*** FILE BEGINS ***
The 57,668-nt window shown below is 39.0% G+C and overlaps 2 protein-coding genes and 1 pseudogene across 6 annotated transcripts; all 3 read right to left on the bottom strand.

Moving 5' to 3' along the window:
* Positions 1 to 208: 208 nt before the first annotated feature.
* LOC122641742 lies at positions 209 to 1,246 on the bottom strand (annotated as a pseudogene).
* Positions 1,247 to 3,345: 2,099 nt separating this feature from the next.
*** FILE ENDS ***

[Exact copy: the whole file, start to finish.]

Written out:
The 57,668-nt window shown below is 39.0% G+C and overlaps 2 protein-coding genes and 1 pseudogene across 6 annotated transcripts; all 3 read right to left on the bottom strand.

Moving 5' to 3' along the window:
* Positions 1 to 208: 208 nt before the first annotated feature.
* LOC122641742 lies at positions 209 to 1,246 on the bottom strand (annotated as a pseudogene).
* Positions 1,247 to 3,345: 2,099 nt separating this feature from the next.